The record-tying rushing performance was the second of an eventual four 200-yard games during his brilliant career (he came closest to topping his own mark again with 232 yards against Dallas in a 1963 contest). Buffalo’s Cookie Gilchrist ran for 243 yards in an AFL game in ’63 and Willie Ellison of the Rams topped Brown’s mark with 247 in a 1971 NFL contest.

November 18, 2011

MVP Profile: Walter Payton, 1977

Running Back, Chicago Bears


Age: 23
3rd season in pro football & with Bears
College: Jackson State
Height: 5’10” Weight: 204

Prelude:
Chosen by the Bears in the first round of the 1975 NFL draft, Payton played hurt during his rookie season (and missed the only game of his career) as he accumulated 679 rushing yards. He broke out in ’76, running for 1390 yards on a league-leading 311 carries and scoring 13 touchdowns. For his efforts, he achieved consensus first-team All-NFL honors and was selected to the Pro Bowl.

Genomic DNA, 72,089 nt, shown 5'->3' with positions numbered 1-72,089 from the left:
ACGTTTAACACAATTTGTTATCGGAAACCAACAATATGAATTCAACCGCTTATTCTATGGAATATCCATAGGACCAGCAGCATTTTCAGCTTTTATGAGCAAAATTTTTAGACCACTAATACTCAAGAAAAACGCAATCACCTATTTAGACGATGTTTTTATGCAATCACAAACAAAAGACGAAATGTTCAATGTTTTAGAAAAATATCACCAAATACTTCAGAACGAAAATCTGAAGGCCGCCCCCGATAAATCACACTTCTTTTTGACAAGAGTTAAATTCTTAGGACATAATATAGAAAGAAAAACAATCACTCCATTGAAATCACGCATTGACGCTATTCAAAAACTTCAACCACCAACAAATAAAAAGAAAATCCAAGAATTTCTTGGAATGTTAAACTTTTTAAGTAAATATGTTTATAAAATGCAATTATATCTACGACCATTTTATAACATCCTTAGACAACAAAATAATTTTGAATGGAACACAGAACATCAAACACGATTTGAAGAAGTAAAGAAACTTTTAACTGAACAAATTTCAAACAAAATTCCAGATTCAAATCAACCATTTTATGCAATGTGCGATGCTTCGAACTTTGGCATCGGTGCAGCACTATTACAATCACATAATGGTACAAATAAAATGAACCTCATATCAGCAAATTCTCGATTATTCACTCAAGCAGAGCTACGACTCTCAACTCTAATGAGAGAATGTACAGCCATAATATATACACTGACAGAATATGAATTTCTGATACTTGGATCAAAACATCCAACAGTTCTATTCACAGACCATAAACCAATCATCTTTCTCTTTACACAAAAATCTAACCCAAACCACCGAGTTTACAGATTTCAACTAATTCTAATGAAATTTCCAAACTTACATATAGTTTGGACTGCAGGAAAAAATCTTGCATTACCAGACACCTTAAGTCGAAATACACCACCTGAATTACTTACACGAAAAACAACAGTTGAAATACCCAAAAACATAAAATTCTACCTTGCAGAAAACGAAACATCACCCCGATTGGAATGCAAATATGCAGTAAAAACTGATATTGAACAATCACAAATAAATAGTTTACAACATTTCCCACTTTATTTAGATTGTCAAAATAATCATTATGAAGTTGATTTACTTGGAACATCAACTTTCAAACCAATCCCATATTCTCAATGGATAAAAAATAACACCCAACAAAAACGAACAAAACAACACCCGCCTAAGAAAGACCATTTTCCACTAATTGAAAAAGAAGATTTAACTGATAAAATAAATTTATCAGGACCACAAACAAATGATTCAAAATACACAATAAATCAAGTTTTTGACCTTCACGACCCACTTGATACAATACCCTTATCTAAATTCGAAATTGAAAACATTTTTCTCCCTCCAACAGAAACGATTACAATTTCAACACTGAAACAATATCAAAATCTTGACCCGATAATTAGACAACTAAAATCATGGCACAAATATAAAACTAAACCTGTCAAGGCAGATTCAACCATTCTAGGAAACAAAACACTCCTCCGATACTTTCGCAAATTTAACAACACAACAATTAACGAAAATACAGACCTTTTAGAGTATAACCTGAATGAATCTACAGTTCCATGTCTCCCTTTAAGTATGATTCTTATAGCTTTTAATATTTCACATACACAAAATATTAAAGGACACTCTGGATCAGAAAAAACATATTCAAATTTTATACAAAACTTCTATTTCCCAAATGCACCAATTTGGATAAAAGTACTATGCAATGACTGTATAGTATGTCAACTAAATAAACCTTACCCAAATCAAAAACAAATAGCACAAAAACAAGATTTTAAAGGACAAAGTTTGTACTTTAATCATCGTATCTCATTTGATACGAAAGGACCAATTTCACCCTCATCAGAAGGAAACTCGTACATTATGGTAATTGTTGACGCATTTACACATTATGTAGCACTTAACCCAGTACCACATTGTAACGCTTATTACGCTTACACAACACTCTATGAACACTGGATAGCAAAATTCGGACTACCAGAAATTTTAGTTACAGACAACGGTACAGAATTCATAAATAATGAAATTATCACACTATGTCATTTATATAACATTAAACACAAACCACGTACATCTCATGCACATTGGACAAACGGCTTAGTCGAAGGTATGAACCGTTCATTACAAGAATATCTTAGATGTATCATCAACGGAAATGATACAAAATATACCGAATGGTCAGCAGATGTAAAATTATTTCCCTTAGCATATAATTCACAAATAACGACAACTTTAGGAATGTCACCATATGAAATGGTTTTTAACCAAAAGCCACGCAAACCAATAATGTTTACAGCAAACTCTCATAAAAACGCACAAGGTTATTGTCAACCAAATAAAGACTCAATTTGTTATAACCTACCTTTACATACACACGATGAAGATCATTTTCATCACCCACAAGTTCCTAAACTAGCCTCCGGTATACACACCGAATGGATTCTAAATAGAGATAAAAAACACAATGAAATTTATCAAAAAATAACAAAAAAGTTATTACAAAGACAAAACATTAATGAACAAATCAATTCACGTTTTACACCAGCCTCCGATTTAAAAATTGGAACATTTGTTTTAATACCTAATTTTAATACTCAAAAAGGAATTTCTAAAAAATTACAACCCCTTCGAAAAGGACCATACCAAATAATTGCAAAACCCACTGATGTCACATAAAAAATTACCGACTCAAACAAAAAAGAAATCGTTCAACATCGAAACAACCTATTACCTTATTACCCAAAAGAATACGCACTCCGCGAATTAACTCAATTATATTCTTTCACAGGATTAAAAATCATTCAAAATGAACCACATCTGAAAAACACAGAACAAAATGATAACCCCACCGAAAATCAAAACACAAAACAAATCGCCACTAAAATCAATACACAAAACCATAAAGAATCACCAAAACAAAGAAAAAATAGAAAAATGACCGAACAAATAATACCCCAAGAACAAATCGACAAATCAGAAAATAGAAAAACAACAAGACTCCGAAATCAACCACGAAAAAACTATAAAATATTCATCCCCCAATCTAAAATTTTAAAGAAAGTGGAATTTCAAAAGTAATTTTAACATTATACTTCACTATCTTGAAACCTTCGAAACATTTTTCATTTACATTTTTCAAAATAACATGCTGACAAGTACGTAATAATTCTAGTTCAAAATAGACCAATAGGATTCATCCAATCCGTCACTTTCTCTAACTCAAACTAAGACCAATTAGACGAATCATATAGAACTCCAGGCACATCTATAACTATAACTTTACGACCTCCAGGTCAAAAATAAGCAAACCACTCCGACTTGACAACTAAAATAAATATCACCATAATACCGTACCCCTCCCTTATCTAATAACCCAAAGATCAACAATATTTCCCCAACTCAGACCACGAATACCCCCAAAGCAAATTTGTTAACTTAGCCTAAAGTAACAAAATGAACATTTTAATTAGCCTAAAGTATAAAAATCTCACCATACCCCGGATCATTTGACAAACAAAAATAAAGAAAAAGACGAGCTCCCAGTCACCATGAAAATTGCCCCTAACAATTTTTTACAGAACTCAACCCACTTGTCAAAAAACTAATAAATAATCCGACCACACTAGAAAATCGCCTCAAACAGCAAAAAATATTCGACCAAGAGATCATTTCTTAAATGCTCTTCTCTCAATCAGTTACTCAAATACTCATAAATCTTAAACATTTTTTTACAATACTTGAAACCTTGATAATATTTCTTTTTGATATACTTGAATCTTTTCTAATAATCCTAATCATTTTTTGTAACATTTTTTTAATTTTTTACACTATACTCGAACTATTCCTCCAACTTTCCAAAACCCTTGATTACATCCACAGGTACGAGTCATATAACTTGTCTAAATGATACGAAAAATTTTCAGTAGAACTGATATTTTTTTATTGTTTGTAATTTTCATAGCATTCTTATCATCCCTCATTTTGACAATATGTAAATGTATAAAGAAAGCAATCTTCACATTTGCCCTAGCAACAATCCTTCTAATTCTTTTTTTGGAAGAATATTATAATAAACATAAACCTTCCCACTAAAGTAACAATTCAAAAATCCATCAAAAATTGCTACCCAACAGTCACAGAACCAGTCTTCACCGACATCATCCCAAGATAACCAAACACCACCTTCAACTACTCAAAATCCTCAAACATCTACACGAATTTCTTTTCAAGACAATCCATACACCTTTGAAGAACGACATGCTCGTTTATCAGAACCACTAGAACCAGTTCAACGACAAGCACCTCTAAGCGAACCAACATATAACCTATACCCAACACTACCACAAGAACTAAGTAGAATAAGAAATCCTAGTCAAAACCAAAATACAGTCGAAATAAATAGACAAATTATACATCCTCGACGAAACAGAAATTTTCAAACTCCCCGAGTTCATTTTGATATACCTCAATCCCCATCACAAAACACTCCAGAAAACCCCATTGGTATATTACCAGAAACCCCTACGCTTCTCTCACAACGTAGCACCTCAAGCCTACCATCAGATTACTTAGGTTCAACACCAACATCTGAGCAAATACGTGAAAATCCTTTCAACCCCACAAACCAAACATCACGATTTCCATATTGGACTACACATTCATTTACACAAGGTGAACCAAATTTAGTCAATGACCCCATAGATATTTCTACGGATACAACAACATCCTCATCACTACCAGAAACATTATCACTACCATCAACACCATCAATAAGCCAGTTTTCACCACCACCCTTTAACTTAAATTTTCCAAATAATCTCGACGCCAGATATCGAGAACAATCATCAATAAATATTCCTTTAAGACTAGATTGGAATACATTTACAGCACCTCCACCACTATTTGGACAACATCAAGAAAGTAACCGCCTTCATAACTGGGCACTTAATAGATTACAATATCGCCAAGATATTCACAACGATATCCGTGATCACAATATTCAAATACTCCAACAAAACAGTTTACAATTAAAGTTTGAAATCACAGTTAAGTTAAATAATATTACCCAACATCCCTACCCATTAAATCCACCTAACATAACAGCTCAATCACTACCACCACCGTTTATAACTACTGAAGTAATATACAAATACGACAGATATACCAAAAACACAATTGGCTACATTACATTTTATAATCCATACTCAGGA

1977 Season Summary
Appeared and started in all 14 games
[Bracketed numbers indicate league rank in Top 20]

Rushing
Attempts – 339 [1]
Most attempts, game - 40 (for 275 yds.) vs. Minnesota 11/20
Yards – 1852 [1]
Most yards, game – 275 yards (on 40 carries) vs. Minnesota 11/20
Average gain – 5.5 [1]
TDs – 14 [1]
200-yard rushing games – 2
100-yard rushing games - 10

Pass Receiving
Receptions – 27
Most receptions, game – 6 (for 23 yds.) at NY Giants 12/18
Yards – 269
Most yards, game - 107 (on 4 catches) at Detroit 11/24
Average gain – 10.0
TDs – 2
100-yard receiving games – 1

Kickoff Returns
Returns – 2
Yards – 95
Average per return – 47.5
TDs – 0

All-Purpose Yards – 2216 [1]

Scoring
TDs – 16 [1]
Points – 96 [2, 1st in NFC]

Postseason: 1 G (NFC Divisional playoff at Dallas)